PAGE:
Crude oil is used extensively around the world as a source of energy and as a means of producing various petroleum products. However, apart from being an excellent energy source, crude oil can also be a major pollutant in the form of oil spills. Crude oil spills can occur on land and in the ocean during the drilling, production, transportation or storage stages. While it is possible to reduce the damage caused to the environment by an oil spill, it is almost impossible to completely remove the adverse effects. New techniques need to be developed to clean-up oil spills at higher rates and with increased efficiency. The use of nanoparticles (NPs) for oil spill clean-up has gained popularity in recent years. This research focuses on the use of alginate gel as an immobilizing agent for nanoparticles that are then used for the removal of heating oil from an oil-water mixture. Iron Oxide and Graphene Oxide Nanoparticles were immobilized using sodium alginate in calcium chloride. The concentration of the nanoparticles was varied from 1 g/L to 5 g/L. The immobilized nanoparticles were then added to an oil-water mixture which was prepared by spiking heating oil in methanol and adding the solution to deionized water to achieve uniform distribution. 10 mL samples containing residual oil were extracted from the heating oil and water mixture at regular intervals and were analyzed for the residual oil. Measurements were carried out for residual hydrocarbons using Gas Chromatography/Mass Spectroscopy (GC/MS), Fluorescence Spectroscopy and Ultraviolet--visible spectroscopy (UV-Vis). Results from GC/MS show the highest percentage of oil being removed from the mixture by 2 g/L iron oxide (77%) and 2 g/L graphene oxide (81%) NPs. Analysis for residual hydrocarbons based on the time of contact showed promising results, with 75% of oil removed in 70 minutes. Further, based on the data obtained it was observed that the nanoparticles reached saturation after 70 minutes and were unable to remove additional quantities of oil from the mixture. Changing the nanoparticles from Iron Oxide to Graphene Oxide increased the amount of oil removed by 4%. This research will assist future development of oil spill clean-up and water treatment techniques that make use of nanoparticles as sorbents.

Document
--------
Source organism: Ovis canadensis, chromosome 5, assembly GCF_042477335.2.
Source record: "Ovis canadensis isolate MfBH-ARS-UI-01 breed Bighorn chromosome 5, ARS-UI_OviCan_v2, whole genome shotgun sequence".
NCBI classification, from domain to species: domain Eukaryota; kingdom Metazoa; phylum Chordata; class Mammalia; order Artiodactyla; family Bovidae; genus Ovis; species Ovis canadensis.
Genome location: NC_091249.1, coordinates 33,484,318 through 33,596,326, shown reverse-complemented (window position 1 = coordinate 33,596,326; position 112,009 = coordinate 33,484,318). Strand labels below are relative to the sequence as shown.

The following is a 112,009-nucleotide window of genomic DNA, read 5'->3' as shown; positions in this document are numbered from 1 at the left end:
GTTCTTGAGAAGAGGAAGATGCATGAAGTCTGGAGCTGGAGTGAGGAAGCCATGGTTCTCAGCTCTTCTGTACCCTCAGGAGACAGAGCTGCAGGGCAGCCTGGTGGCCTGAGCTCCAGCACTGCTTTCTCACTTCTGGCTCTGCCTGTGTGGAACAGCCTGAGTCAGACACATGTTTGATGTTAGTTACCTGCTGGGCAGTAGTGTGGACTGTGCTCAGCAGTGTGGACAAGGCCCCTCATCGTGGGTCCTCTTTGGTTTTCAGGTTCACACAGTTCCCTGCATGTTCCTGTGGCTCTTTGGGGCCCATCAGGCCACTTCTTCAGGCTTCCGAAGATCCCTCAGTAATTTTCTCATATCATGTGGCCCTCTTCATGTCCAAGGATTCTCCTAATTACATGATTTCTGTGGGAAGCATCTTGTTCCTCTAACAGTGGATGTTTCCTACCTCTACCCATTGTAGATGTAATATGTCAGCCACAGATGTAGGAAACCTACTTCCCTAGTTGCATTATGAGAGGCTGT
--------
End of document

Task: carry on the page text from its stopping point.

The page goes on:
Thesis (M.S.) University of Alaska Fairbanks, 2017
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